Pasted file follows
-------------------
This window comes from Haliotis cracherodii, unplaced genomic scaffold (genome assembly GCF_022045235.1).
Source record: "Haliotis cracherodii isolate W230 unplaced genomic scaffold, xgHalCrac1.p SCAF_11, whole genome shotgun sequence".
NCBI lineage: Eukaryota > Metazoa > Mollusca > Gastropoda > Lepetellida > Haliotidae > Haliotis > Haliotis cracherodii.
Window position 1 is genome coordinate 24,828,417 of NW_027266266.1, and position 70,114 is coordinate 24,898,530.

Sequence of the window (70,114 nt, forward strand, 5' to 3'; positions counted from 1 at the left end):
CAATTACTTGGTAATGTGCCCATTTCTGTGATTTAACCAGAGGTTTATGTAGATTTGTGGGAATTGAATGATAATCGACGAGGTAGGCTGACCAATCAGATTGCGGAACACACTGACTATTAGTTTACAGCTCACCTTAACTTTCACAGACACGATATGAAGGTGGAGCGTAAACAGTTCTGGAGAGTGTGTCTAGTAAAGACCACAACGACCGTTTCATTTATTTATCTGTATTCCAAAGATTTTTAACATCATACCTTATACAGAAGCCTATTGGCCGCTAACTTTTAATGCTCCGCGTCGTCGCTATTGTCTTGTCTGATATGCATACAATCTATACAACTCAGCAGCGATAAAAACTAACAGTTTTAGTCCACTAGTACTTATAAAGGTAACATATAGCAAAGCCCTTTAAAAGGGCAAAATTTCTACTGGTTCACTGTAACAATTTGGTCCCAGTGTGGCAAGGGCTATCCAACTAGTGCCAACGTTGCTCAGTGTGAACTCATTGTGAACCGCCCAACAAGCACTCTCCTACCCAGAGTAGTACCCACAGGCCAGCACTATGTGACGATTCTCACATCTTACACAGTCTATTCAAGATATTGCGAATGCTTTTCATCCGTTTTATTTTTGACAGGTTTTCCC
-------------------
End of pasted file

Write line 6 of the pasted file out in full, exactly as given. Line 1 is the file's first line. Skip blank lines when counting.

CAATTACTTGGTAATGTGCCCATTTCTGTGATTTAACCAGAGGTTTATGTAGATTTGTGGGAATTGAATGATAATCGACGAGGTAGGCTGACCAATCAGATTGCGGAACACACTGACTATTAGTTTACAGCTCACCTTAACTTTCACAGACACGATATGAAGGTGGAGCGTAAACAGTTCTGGAGAGTGTGTCTAGTAAAGACCACAACGACCGTTTCATTTATTTATCTGTATTCCAAAGATTTTTAACATCATACCTTATACAGAAGCCTATTGGCCGCTAACTTTTAATGCTCCGCGTCGTCGCTATTGTCTTGTCTGATATGCATACAATCTATACAACTCAGCAGCGATAAAAACTAACAGTTTTAGTCCACTAGTACTTATAAAGGTAACATATAGCAAAGCCCTTTAAAAGGGCAAAATTTCTACTGGTTCACTGTAACAATTTGGTCCCAGTGTGGCAAGGGCTATCCAACTAGTGCCAACGTTGCTCAGTGTGAACTCATTGTGAACCGCCCAACAAGCACTCTCCTACCCAGAGTAGTACCCACAGGCCAGCACTATGTGACGATTCTCACATCTTACACAGTCTATTCAAGATATTGCGAATGCTTTTCATCCGTTTTATTTTTGACAGGTTTTCCC